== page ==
Date: 5th June 2011 at 11:45pm
Written by:

I grew up in a black and white world. The t.v we watched, the football team we followed, the books I read, all of them in black and white. This was the late sixties with it`s glorious wash of colour and sound, but when I recall the past it too is in black and white. It would have been around this time, that I got married. Not to a woman, but to a football team. That team is Newcastle United and I`ve been married to them now for around forty years. Unlike most grooms I can barely remember my wedding day, but I know we played Leeds United and I`m almost sure we lost. From that day onward the union was cemented and no other suitor was allowed. In truth there was never a doubt, my father wouldn`t have allowed me to support any other team, it was unthinkable. In an ironic twist my father would spend some of his later years attempting to prevent me watching Newcastle, especially from the Leazes End, but that is another story. This story is about my infidelity, and for that I have nobody to blame but myself.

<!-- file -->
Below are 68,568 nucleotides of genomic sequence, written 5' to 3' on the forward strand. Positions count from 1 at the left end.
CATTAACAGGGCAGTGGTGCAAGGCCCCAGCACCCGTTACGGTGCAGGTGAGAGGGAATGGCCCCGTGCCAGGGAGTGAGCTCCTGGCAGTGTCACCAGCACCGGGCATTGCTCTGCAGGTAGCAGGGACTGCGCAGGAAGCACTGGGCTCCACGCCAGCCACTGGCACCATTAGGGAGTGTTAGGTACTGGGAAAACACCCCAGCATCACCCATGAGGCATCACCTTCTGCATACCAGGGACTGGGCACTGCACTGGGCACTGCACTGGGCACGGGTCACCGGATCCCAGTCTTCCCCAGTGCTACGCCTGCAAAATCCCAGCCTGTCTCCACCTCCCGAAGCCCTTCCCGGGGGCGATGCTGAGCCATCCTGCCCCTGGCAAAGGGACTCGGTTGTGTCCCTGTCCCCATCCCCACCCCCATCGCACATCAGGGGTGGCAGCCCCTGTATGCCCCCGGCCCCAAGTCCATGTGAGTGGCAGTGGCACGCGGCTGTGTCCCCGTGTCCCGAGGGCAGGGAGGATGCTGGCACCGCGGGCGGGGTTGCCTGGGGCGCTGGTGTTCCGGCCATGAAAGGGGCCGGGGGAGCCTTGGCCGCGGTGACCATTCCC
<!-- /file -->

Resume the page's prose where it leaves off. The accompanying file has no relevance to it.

Step forward in time to the early eighties. The country teetered on the verge of economic collapse and unemployment was at a record high. The choice was simple, move and look for work or stay where you were and rot away on the dole. I moved here there and just about everywhere, eventually washing up in Brighton where I remained for over a decade, and that`s where it started. Prior to this time I`d only had flirtations with other teams. A couple of afternoons watching Leicester City seemed harmless enough, it was just something to do. I felt the same when I watched Preston North End or even Manchester Utd. They were just days out with a few mates, nothing serious. I saved all of my passion for the visits of Newcastle to whichever area I was living at the time. The years passed and I kept up my routine of following Newcastle at away games, and the odd visit home would be made to coincide with home fixtures. Although nowhere near as fanatical as I had been as a teenager I still felt it whenever Newcastle lost, and I always looked for the result at 4.40 every Saturday. Like most marriages it had become stale round the edges and we took each other for granted. I`m not making excuses, but this is how it was.